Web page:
I wanted it to fit, in its original form, to slim format business cards. This meant a draconian control on word count. Every sentence had to deliver the intended meaning, setting flavour, procedural instructions, everything that was needed in very few words. And even the specific words used will often need to be scrutinised to find suitable synonyms, as using one expression instead of another would brake the line in the wrong place, occupying extra space. From there, going to poker-card format was actually a comfortable transition >_<


You said that dark, urban fantasy that has the idea of mundanes have a secret knowledge. How do you think that comes through in The Name of God?

In the game your character is an homeless person with no powers or any weird ability, and the rules simply end up framing this person in normal and ordinary scenes.

But then your personal Fetish (a sort of character template) asks you a couple of weird questions, very thematic and philosophical; stuff like "Why nobody is innocent?" or "What hunger keeps you awake?" This charges your perception of the character in a uniquely individual and personal way, making it feel more than just some random guy on the street.

And then the rules add to each scene you play a slightly bizarre detail; nothing mindblowing, and exactly because of this it tilts the picture and makes everything feel kind of off.

Finally, any of your actions might have a ritual meaning, simply because you feel like it... thus triggering the game mechanics.

It also helps that the Ritual Action rules effectively allow to cheat the game... where normally you would surely fail and cause damage, you can instead draw power and make one more step towards your final goal... at a price.

But truly, the game itself is a ritual: people looking at your table will see 3 to 4 friends chatting, then all of a sudden one says something weird like "I am the Winter! I do this and that, I am the Winter" and out of the blue the whole group starts chanting a mantra. Players look positively crazy when they play!


Structuring a Kickstarter for such a unique style of game may have presented some challenges. How did you make choices to structure the Kickstarter to ensure you could meet your goals and make backers happy?

Unfortunately in my "real life" I have no time, skills or extra help to manage logistics: printing, delivering, stocking. The choice of a PDF + Print on Demand solution seemed not only ideal, but practically the only viable one. Also, this is a nanogame, so I planned the whole project to be as small and sustainable as possible.

The game is already there, the artist graciously performed a good share of the graphical work upfront, I only need the money to pay off the rest of its work and send the final version of the files to the PoD service, then Bob's your uncle. In that regard the existence of a website such as DriveThroughCards made everything very simple for me, and convenient for my backers: it's a big online shop of renown fame, with solid production standards and a killer customer service that ships worldwide. Others might have slightly cheaper fees, or marginally better paper quality, but considering the whole package I believe this to be the best solution for both me and anyone interested in the game.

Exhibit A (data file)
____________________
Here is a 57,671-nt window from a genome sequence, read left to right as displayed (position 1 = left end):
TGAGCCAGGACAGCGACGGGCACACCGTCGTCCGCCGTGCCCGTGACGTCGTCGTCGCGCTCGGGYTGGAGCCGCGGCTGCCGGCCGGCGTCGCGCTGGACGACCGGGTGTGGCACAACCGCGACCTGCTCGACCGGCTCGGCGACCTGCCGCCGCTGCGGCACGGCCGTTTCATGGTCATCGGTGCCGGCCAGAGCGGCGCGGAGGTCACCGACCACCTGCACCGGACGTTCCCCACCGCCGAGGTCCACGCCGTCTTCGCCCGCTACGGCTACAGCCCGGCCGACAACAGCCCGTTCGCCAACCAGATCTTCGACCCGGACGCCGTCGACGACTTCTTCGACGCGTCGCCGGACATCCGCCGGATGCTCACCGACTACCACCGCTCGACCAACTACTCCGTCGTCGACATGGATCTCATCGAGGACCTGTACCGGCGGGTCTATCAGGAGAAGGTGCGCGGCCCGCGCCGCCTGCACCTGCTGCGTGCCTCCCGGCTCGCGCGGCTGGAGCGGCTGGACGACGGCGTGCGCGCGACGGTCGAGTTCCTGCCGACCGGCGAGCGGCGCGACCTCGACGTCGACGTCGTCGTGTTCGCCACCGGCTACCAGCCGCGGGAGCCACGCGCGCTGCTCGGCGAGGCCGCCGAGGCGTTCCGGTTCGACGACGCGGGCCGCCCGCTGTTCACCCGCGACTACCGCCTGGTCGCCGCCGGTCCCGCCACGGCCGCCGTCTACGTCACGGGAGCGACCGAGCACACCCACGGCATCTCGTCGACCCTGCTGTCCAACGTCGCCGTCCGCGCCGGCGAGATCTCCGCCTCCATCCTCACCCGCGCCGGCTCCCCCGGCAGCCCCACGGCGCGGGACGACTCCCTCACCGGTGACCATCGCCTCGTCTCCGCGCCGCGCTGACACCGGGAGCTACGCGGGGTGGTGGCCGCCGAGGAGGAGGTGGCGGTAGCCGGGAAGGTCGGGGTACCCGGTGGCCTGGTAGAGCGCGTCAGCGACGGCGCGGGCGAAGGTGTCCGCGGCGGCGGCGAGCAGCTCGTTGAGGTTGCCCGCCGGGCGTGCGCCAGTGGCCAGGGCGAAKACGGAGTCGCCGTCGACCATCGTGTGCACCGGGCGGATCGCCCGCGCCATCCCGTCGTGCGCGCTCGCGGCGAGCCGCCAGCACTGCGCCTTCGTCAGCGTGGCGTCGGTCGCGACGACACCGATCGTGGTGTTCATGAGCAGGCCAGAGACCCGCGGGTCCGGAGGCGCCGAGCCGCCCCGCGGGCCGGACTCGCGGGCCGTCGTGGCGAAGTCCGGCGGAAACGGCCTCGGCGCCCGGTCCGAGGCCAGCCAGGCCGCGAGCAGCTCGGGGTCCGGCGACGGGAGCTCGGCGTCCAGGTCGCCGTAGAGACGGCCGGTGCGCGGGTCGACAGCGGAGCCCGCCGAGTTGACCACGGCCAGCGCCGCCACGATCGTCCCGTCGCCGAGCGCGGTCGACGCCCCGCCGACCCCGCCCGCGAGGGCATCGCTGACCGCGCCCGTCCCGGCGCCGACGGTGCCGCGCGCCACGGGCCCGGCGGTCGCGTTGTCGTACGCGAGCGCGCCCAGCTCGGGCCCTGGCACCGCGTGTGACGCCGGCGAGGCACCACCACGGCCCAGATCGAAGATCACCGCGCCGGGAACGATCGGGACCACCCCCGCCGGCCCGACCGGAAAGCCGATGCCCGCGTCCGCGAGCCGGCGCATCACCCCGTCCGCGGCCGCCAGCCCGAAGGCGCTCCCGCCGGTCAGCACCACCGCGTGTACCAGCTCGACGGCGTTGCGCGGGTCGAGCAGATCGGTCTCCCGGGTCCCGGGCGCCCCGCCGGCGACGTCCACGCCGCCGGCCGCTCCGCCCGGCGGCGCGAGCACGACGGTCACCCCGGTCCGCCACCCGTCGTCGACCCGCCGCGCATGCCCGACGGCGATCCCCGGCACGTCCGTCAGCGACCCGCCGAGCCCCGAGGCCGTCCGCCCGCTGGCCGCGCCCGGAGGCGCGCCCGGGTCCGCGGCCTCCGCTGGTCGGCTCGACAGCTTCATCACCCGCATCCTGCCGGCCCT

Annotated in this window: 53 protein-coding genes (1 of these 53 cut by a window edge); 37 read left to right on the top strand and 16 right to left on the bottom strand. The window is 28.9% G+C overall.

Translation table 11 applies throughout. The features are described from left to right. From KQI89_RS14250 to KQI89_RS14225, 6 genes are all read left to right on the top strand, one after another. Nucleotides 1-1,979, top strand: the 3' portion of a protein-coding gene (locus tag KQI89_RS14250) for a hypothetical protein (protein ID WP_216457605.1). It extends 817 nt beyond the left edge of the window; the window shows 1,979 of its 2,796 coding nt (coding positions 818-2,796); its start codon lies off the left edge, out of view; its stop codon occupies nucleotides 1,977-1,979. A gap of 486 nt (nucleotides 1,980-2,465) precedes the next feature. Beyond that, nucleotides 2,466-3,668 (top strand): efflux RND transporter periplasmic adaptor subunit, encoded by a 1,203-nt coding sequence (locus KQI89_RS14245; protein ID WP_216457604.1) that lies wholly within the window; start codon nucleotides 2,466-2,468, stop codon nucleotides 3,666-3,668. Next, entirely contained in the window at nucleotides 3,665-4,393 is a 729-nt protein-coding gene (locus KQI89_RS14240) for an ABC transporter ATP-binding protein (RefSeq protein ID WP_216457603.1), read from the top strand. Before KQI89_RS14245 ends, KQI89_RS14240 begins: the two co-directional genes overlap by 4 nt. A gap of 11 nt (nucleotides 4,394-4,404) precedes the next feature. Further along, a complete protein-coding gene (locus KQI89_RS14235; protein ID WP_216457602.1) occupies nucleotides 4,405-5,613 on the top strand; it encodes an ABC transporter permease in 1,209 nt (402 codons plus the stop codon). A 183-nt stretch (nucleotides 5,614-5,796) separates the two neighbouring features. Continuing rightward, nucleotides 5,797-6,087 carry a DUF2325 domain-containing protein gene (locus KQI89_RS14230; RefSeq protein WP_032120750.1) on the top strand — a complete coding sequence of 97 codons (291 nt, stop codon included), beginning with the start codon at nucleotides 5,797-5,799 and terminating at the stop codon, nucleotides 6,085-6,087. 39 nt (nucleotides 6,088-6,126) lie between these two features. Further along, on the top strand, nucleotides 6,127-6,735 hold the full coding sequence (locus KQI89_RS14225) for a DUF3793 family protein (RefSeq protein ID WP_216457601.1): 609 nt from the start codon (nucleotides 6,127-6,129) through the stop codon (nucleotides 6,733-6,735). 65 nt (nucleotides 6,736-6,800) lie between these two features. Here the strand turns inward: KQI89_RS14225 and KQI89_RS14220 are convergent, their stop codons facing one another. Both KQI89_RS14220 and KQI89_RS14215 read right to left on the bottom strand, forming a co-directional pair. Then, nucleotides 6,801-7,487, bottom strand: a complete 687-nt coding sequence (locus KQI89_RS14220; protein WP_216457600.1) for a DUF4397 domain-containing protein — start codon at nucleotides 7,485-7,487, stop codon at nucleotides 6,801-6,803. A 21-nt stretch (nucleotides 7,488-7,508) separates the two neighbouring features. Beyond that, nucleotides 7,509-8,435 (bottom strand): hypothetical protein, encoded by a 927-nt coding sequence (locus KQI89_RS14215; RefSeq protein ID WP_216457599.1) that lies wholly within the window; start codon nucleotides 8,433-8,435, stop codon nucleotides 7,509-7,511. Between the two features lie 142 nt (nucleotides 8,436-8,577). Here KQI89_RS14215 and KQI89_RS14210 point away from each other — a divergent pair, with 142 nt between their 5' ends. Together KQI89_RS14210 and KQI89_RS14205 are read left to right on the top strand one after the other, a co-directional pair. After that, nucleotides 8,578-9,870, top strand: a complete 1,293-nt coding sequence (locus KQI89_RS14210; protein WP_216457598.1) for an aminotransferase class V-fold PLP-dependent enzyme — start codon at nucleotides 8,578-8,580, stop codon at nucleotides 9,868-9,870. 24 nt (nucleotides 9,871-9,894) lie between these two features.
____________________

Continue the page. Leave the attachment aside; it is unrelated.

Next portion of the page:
Also, the stretch goals are built in such a way that each one will add value to the whole project, but ultimately are not needed... if not even one is funded, the game will not suffer from it, while the more are funded the better the game becomes for everyone. Logistically speaking the workload for each guest designer is incredibly small. The main bottleneck will be the illustrations, but this only means that if worst comes to worst there will be a slight delay in the fulfillment of the project, nothing else.


What kind of stories do you think players will find when they play The Name of God? What do you think might surprise them?

So far I've seen all kinds of stories.

Some are quirky and over the top, surrealistic.

Others are humane and touching, others are dark and hurtful, others yet are light hearted and almost comical (in a weird kind of way). A few kind of remind of Todd McFarlane's Spawn stories, the first ones that were more down to earth.

For example I remember one game, one of the very first playtests, where the Winter produced a chilling (no pun intended) story of revenge, the Shadow went down as a deranged and very dark vigilante tale, and the Stars surprised everyone by pulling off a story of personal struggle and redemption with an unbelievably sweet and positive ending (as far as suicide goes).

The Winter was a middle aged woman. Cheated and abandoned by her husband, she methodically went on stalking him and his new happy family, stealing trinkets and mementoes, and finally getting into their happy house and killing their newborn infant child. The player (Pablo) commented that most of the horrible things he made his Fetish do where not planned, they just kind of happened because they felt right in the circumstance, and he was the first to be shocked by them.

The Shadows was an angry old man. He behaved like a vigilante, fighting the inner demons that plagued the periphery of his perception by beating drug dealers and pimps with a baseball bat. The player (Claudia) was consistently creeped out both by how her character's actions failed to ensue a positive effect no matter how hard she tried (very powerful a scene with a prostitute she helped, as the girl freaked out because her pimp got smashed to a pulp before her eyes). And her ascension scene was epic, facing a small army of demon-children in a construction yard near a railway, finally throwing the character against an incoming train as a last enraged attack against his not-so-inner demons.

The Stars was a young guy with a drug problem. He faced prejudice and violence and temptation in order to win over the girl of his dreams, eventually risking his life to save her father, a man that until the very end had shown him only hatred and contempt. A touching moment happened when he put a gun to his own head, inviting the girl's father to pull the trigger if that would solve his family problems and ensure the girl's well being ... and by turning this into a Ritual Action that, literally, sparked a light in the man's heart, the scene ended up in tears and reconciliation. But the best part was the final ascension. The player (Alejandro) saw that there were no rules dictating when the ascension scene needed to take place, so he framed his character as old, in his house bathroom, looking at himself in the mirror and remembering a happy and fulfilling life with his beloved; she was now dead since a few months and he felt it was time to leave the mortal world behind and ascend, serenely, in his own bed, with the help of some pills and a good drink. It felt like real closure even to the other players. Beautiful.


Awesome! Please make sure to keep an eye out for the upcoming Kickstarter and check out the KS preview page. Thank you to Alessandro for the interview, and I am looking forward to seeing the final product!


This post was supported by the community on patreon.com/briecs.